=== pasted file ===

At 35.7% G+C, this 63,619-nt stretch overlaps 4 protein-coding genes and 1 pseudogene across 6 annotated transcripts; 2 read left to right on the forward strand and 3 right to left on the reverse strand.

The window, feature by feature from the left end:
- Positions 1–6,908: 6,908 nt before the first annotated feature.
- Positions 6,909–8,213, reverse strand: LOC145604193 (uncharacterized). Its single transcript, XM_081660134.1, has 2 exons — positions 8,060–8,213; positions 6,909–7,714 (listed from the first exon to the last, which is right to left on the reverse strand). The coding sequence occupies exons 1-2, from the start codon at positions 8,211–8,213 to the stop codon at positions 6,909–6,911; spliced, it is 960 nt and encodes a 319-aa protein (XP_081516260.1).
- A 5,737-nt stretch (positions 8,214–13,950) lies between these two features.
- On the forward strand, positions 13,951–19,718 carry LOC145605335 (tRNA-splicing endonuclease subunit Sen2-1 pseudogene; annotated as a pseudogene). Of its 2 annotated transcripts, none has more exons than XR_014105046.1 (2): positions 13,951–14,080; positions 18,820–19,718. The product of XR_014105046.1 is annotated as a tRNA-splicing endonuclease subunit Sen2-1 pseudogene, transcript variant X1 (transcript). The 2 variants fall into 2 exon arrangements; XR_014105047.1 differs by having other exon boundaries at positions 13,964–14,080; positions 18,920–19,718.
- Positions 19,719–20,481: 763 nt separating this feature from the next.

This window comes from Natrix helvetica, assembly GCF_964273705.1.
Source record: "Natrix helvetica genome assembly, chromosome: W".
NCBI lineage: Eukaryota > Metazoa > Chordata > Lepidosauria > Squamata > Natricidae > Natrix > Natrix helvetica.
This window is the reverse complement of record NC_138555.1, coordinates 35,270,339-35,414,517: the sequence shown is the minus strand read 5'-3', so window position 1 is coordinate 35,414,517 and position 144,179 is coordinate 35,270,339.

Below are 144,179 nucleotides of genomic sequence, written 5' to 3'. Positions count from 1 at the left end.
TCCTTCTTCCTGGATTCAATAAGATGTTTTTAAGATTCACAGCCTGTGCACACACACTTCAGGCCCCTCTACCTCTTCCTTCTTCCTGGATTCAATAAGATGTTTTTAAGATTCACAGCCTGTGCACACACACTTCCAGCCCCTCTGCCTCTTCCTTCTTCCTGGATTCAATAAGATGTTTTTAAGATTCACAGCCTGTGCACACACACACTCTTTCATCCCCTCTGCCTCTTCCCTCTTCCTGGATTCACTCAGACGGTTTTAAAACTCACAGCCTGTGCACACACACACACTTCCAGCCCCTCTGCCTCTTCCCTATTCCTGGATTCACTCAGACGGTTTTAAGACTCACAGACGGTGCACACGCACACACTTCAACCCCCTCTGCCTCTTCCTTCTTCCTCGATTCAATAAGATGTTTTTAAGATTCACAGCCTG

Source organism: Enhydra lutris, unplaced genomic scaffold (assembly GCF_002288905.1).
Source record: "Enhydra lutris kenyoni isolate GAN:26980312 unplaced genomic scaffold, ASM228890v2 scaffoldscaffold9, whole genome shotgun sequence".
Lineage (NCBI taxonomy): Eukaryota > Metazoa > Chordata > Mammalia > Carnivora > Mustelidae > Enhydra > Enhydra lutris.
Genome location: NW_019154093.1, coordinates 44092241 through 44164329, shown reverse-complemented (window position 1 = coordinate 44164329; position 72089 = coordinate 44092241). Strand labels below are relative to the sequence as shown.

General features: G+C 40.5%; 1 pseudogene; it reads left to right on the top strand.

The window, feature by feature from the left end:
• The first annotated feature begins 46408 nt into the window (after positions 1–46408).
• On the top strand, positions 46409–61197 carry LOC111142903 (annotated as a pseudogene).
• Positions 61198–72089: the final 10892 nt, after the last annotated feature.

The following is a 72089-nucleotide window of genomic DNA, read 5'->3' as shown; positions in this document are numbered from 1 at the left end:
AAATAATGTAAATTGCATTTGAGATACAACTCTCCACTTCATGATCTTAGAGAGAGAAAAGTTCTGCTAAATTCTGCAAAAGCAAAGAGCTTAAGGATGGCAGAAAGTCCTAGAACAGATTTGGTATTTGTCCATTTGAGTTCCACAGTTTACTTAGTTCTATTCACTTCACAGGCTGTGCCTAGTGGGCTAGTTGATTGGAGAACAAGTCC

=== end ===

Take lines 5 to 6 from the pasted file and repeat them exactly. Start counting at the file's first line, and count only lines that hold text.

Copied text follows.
- A 5,737-nt stretch (positions 8,214–13,950) lies between these two features.
- On the forward strand, positions 13,951–19,718 carry LOC145605335 (tRNA-splicing endonuclease subunit Sen2-1 pseudogene; annotated as a pseudogene). Of its 2 annotated transcripts, none has more exons than XR_014105046.1 (2): positions 13,951–14,080; positions 18,820–19,718. The product of XR_014105046.1 is annotated as a tRNA-splicing endonuclease subunit Sen2-1 pseudogene, transcript variant X1 (transcript). The 2 variants fall into 2 exon arrangements; XR_014105047.1 differs by having other exon boundaries at positions 13,964–14,080; positions 18,920–19,718.